by Bob Raczka
An excerpt from Joy in Mudville.
As Joy, the rookie hurler,
Took the mound to pitch relief,
Some twenty thousand fans
Stared down in silent disbelief.
What struck them dumb
Was not the unknown’s anonymity.
It was the fact that Joy
(The rookie’s first name) was a she.
Her hair was short and leather brown.
Her eyes were grassy green.
And like a rack of fungo bats,
Her limbs were long and lean.
She used her spikes to groom the mound,
Then blew a big pink bubble,
As if to say, “I’m just the guy
To pitch us out of trouble.”
The crowd turned rude and booed,
But Joy pretended not to hear.
Deep down, she knew she’d have to
Prove herself before they’d cheer.
Because she was a girl, the fans
Assumed she’d come up short.
She’d show them soon enough that girls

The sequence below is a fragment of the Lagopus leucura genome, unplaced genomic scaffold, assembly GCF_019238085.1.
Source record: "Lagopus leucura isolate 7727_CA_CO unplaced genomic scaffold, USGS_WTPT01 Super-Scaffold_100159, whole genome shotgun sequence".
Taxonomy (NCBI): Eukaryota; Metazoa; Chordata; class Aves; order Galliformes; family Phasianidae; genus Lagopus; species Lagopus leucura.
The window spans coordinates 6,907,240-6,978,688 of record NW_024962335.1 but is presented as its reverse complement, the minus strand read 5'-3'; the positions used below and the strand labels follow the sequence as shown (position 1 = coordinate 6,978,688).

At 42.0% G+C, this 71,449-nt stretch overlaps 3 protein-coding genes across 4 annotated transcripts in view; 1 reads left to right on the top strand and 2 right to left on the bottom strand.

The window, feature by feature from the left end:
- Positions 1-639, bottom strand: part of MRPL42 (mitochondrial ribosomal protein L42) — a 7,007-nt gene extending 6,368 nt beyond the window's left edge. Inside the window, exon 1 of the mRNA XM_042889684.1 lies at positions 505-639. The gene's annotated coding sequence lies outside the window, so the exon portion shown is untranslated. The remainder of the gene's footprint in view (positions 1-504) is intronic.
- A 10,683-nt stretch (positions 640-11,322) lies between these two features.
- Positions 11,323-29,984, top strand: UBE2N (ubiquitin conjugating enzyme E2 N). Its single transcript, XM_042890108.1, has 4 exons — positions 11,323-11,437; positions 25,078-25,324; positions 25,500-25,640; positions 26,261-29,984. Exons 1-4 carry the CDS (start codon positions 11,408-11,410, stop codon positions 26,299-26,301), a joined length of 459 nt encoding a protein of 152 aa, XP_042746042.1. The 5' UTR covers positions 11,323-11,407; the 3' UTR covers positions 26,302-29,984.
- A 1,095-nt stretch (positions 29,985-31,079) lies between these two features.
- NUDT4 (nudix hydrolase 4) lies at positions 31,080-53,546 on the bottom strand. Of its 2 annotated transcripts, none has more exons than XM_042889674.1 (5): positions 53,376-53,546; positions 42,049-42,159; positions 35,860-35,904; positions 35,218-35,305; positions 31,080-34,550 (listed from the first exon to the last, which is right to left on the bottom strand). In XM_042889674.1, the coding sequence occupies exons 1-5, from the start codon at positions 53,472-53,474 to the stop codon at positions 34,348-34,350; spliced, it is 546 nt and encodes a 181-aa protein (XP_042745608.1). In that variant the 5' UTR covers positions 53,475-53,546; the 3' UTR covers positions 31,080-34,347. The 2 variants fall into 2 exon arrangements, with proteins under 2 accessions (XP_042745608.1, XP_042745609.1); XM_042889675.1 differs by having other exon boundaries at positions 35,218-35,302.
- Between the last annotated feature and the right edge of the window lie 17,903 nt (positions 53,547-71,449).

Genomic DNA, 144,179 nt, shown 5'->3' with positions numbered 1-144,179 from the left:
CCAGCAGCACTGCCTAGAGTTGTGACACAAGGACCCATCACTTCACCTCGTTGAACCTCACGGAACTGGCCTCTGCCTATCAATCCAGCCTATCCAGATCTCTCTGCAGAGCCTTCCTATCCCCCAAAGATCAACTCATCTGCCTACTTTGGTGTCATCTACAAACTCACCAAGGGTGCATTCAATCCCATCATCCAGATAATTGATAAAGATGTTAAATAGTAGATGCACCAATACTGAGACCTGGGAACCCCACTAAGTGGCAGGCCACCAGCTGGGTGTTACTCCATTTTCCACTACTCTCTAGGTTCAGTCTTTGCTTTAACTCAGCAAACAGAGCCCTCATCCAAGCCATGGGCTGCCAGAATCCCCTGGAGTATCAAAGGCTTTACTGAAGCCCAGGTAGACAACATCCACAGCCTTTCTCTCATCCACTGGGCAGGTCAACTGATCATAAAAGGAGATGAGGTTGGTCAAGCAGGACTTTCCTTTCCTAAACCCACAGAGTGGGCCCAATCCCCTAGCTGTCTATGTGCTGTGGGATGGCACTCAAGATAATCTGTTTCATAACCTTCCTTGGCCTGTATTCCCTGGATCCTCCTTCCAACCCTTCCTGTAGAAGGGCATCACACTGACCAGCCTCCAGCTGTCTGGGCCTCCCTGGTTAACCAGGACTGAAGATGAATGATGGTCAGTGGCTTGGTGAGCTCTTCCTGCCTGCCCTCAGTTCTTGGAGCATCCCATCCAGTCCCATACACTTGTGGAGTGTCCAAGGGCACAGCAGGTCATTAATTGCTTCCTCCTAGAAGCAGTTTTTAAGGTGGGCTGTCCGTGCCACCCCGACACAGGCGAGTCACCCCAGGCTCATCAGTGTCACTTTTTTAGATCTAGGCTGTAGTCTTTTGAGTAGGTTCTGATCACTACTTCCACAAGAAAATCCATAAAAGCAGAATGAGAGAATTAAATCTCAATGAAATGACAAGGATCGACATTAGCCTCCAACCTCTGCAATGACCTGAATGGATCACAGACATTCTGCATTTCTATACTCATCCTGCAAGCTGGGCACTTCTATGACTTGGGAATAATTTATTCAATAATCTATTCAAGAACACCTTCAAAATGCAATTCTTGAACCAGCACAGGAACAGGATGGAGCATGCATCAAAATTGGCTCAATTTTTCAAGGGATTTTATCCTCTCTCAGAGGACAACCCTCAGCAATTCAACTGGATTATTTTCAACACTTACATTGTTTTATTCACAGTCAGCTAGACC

Excel in many sports.
Copyright © 2014 Bob Raczka. From the book Joy in Mudville. Carolrhoda Picture Books. Reprinted by permission of the author.
I’ve been a Cubs fan all my life, and played a lot of baseball as a boy. My favorite position was pitcher. I have often dreamed about inventing a new pitch that no one has ever thought of before, then using it to pitch my Cubbies to a World Series victory. This book, which is a sequel to the poem, Casey at the Bat, is probably as close as ever I’ll come to making that dream come true.
Author of the popular art appreciation series, Bob Raczka’s Art Adventures, native Chicagoan Bob Raczka studied art and graphic design in college. He has worked as an advertising writer for more than 25 years.
A few years ago he “discovered” poetry, and now Bob calls himself a children’s poet as well. His first poetry effort, Guyku: A Year of Haiku for Boys, was awarded the Claudia Lewis Award for poetry by Bank Street College. His second poetry book, Lemonade: And Other Poems Squeezed from a Single Word, was named both an ALA and an NCTE Notable.
Bob’s upcoming poetry books include Joy in Mudville, a sequel to Casey at the Bat, a collection of haiku written by Santa, and a collection of clerihews about the Presidents.
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